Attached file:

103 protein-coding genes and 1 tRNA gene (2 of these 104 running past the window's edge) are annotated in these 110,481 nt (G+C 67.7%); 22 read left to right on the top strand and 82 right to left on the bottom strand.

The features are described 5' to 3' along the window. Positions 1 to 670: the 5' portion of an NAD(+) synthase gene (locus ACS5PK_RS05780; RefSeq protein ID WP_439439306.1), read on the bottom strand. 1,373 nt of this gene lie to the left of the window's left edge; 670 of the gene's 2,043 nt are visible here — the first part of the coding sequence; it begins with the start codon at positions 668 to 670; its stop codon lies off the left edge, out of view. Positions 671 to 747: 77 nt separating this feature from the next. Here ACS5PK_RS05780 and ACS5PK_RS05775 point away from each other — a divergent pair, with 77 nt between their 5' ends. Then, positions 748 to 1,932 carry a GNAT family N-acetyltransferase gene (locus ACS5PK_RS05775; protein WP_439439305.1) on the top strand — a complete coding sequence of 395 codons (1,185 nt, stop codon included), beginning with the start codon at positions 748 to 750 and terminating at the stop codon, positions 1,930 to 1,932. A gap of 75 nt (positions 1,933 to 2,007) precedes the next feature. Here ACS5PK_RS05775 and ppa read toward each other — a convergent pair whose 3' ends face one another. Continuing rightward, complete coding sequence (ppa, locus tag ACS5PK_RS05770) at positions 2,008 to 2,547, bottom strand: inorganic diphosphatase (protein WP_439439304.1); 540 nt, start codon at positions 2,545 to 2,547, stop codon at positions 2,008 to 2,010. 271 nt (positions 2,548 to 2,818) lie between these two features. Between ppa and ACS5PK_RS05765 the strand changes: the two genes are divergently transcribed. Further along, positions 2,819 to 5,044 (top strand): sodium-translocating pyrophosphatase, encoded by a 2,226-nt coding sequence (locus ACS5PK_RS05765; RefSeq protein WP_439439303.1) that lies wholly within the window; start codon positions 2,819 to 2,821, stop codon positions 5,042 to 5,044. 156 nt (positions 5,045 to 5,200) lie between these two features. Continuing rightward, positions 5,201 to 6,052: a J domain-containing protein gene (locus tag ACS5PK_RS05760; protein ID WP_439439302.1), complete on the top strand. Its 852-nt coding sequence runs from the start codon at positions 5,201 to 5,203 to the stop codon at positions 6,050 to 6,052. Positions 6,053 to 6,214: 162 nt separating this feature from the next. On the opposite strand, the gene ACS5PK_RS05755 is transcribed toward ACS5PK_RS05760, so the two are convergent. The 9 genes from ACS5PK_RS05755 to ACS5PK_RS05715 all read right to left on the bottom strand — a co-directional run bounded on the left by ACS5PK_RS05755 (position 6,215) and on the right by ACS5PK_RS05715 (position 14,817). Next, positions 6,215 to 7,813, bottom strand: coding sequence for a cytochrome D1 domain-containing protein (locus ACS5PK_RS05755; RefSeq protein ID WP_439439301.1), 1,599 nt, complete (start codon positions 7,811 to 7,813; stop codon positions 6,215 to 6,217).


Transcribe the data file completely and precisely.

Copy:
103 protein-coding genes and 1 tRNA gene (2 of these 104 running past the window's edge) are annotated in these 110,481 nt (G+C 67.7%); 22 read left to right on the top strand and 82 right to left on the bottom strand.

The features are described 5' to 3' along the window. Positions 1 to 670: the 5' portion of an NAD(+) synthase gene (locus ACS5PK_RS05780; RefSeq protein ID WP_439439306.1), read on the bottom strand. 1,373 nt of this gene lie to the left of the window's left edge; 670 of the gene's 2,043 nt are visible here — the first part of the coding sequence; it begins with the start codon at positions 668 to 670; its stop codon lies off the left edge, out of view. Positions 671 to 747: 77 nt separating this feature from the next. Here ACS5PK_RS05780 and ACS5PK_RS05775 point away from each other — a divergent pair, with 77 nt between their 5' ends. Then, positions 748 to 1,932 carry a GNAT family N-acetyltransferase gene (locus ACS5PK_RS05775; protein WP_439439305.1) on the top strand — a complete coding sequence of 395 codons (1,185 nt, stop codon included), beginning with the start codon at positions 748 to 750 and terminating at the stop codon, positions 1,930 to 1,932. A gap of 75 nt (positions 1,933 to 2,007) precedes the next feature. Here ACS5PK_RS05775 and ppa read toward each other — a convergent pair whose 3' ends face one another. Continuing rightward, complete coding sequence (ppa, locus tag ACS5PK_RS05770) at positions 2,008 to 2,547, bottom strand: inorganic diphosphatase (protein WP_439439304.1); 540 nt, start codon at positions 2,545 to 2,547, stop codon at positions 2,008 to 2,010. 271 nt (positions 2,548 to 2,818) lie between these two features. Between ppa and ACS5PK_RS05765 the strand changes: the two genes are divergently transcribed. Further along, positions 2,819 to 5,044 (top strand): sodium-translocating pyrophosphatase, encoded by a 2,226-nt coding sequence (locus ACS5PK_RS05765; RefSeq protein WP_439439303.1) that lies wholly within the window; start codon positions 2,819 to 2,821, stop codon positions 5,042 to 5,044. 156 nt (positions 5,045 to 5,200) lie between these two features. Continuing rightward, positions 5,201 to 6,052: a J domain-containing protein gene (locus tag ACS5PK_RS05760; protein ID WP_439439302.1), complete on the top strand. Its 852-nt coding sequence runs from the start codon at positions 5,201 to 5,203 to the stop codon at positions 6,050 to 6,052. Positions 6,053 to 6,214: 162 nt separating this feature from the next. On the opposite strand, the gene ACS5PK_RS05755 is transcribed toward ACS5PK_RS05760, so the two are convergent. The 9 genes from ACS5PK_RS05755 to ACS5PK_RS05715 all read right to left on the bottom strand — a co-directional run bounded on the left by ACS5PK_RS05755 (position 6,215) and on the right by ACS5PK_RS05715 (position 14,817). Next, positions 6,215 to 7,813, bottom strand: coding sequence for a cytochrome D1 domain-containing protein (locus ACS5PK_RS05755; RefSeq protein ID WP_439439301.1), 1,599 nt, complete (start codon positions 7,811 to 7,813; stop codon positions 6,215 to 6,217).